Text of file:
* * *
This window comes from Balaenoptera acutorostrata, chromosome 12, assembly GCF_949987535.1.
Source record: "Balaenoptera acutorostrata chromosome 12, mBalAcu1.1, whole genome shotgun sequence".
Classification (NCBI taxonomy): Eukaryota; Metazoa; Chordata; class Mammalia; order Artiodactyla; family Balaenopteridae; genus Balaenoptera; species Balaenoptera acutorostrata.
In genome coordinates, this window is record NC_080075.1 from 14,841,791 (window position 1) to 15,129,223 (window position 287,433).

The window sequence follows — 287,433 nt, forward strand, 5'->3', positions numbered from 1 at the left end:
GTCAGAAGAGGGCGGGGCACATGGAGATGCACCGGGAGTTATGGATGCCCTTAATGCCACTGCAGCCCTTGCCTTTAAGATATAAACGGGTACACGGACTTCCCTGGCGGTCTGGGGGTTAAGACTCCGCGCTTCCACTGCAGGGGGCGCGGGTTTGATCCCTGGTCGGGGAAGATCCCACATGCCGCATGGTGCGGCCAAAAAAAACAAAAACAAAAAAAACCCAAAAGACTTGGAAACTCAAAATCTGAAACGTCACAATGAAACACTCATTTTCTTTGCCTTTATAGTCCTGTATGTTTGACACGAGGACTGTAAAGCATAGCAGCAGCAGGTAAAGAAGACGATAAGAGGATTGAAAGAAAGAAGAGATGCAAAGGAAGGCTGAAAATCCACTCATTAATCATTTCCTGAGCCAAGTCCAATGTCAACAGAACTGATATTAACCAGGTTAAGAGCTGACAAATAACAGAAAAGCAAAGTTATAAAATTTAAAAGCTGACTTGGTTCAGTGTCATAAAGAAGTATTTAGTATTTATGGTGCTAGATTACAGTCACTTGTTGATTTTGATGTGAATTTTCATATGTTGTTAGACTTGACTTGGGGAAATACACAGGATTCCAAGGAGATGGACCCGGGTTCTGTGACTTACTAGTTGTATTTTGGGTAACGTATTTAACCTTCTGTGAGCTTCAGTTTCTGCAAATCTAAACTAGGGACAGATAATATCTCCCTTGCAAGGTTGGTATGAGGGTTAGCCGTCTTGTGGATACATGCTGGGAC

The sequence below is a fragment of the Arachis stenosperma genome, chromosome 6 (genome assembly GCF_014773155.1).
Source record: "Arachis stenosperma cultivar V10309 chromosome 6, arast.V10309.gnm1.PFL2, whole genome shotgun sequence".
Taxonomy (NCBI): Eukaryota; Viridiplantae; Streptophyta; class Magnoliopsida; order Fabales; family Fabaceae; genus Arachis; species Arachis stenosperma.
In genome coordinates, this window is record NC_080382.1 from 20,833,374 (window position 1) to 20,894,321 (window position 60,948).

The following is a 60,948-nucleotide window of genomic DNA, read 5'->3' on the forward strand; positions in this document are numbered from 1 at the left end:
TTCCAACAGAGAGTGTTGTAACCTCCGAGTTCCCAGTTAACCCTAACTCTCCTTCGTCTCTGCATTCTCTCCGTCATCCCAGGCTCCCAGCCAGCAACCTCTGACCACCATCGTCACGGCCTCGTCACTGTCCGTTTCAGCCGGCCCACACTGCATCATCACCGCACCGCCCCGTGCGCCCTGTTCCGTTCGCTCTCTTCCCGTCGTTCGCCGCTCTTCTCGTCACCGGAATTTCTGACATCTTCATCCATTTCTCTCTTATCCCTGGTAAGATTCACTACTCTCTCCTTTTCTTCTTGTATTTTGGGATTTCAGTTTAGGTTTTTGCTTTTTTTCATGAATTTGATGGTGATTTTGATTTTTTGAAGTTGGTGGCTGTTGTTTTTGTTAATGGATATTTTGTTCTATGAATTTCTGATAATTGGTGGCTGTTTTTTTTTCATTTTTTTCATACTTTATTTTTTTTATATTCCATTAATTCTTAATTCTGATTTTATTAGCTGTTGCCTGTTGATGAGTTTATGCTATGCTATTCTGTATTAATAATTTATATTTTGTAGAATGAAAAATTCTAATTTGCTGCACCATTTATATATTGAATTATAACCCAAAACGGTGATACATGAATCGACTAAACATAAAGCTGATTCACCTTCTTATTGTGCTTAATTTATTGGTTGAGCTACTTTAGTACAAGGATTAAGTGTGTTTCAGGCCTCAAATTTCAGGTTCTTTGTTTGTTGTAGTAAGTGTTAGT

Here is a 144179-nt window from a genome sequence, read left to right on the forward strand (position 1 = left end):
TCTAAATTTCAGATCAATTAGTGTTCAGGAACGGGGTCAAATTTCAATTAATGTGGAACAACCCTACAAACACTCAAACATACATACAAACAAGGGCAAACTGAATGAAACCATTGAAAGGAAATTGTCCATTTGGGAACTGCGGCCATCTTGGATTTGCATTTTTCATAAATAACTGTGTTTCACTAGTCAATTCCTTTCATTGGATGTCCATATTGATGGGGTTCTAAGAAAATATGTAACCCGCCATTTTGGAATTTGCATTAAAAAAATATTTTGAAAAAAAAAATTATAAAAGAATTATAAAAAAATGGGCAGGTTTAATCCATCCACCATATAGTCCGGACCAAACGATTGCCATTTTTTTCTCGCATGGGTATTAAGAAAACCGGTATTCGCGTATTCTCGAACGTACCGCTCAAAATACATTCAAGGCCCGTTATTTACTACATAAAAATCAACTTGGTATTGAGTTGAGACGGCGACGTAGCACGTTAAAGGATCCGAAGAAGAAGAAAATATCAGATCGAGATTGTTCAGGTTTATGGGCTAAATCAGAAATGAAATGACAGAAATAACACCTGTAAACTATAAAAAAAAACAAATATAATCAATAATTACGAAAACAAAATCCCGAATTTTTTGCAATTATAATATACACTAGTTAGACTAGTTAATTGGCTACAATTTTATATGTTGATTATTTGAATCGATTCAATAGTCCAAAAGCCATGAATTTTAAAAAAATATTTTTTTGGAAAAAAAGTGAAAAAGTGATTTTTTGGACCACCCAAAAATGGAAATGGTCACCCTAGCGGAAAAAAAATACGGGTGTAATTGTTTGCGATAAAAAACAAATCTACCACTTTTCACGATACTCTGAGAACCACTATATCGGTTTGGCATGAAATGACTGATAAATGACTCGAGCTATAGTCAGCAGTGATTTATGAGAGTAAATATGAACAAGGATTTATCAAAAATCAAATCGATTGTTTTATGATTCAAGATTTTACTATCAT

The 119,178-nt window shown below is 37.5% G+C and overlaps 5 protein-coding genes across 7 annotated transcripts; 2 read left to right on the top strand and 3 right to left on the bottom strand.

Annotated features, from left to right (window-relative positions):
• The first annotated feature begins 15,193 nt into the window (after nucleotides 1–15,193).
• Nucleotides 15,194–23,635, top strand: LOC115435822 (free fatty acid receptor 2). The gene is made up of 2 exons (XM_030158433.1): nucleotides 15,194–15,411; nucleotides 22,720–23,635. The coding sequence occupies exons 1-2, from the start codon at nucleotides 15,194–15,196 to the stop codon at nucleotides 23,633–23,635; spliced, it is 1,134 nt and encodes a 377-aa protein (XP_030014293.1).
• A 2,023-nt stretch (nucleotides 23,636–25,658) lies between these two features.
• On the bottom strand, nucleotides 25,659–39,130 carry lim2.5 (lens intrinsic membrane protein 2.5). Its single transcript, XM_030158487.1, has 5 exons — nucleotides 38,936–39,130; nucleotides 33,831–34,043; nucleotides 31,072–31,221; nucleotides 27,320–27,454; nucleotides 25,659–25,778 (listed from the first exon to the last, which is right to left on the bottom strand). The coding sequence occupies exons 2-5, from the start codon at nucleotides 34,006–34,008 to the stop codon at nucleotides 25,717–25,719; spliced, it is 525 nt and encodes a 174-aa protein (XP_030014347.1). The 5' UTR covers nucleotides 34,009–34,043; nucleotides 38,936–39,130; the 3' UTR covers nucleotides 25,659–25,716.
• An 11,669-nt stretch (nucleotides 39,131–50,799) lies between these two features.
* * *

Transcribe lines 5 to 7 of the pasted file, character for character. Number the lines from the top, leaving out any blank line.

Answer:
The window sequence follows — 287,433 nt, forward strand, 5'->3', positions numbered from 1 at the left end:
GTCAGAAGAGGGCGGGGCACATGGAGATGCACCGGGAGTTATGGATGCCCTTAATGCCACTGCAGCCCTTGCCTTTAAGATATAAACGGGTACACGGACTTCCCTGGCGGTCTGGGGGTTAAGACTCCGCGCTTCCACTGCAGGGGGCGCGGGTTTGATCCCTGGTCGGGGAAGATCCCACATGCCGCATGGTGCGGCCAAAAAAAACAAAAACAAAAAAAACCCAAAAGACTTGGAAACTCAAAATCTGAAACGTCACAATGAAACACTCATTTTCTTTGCCTTTATAGTCCTGTATGTTTGACACGAGGACTGTAAAGCATAGCAGCAGCAGGTAAAGAAGACGATAAGAGGATTGAAAGAAAGAAGAGATGCAAAGGAAGGCTGAAAATCCACTCATTAATCATTTCCTGAGCCAAGTCCAATGTCAACAGAACTGATATTAACCAGGTTAAGAGCTGACAAATAACAGAAAAGCAAAGTTATAAAATTTAAAAGCTGACTTGGTTCAGTGTCATAAAGAAGTATTTAGTATTTATGGTGCTAGATTACAGTCACTTGTTGATTTTGATGTGAATTTTCATATGTTGTTAGACTTGACTTGGGGAAATACACAGGATTCCAAGGAGATGGACCCGGGTTCTGTGACTTACTAGTTGTATTTTGGGTAACGTATTTAACCTTCTGTGAGCTTCAGTTTCTGCAAATCTAAACTAGGGACAGATAATATCTCCCTTGCAAGGTTGGTATGAGGGTTAGCCGTCTTGTGGATACATGCTGGGAC

The sequence below is a fragment of the Arachis stenosperma genome, chromosome 6 (genome assembly GCF_014773155.1).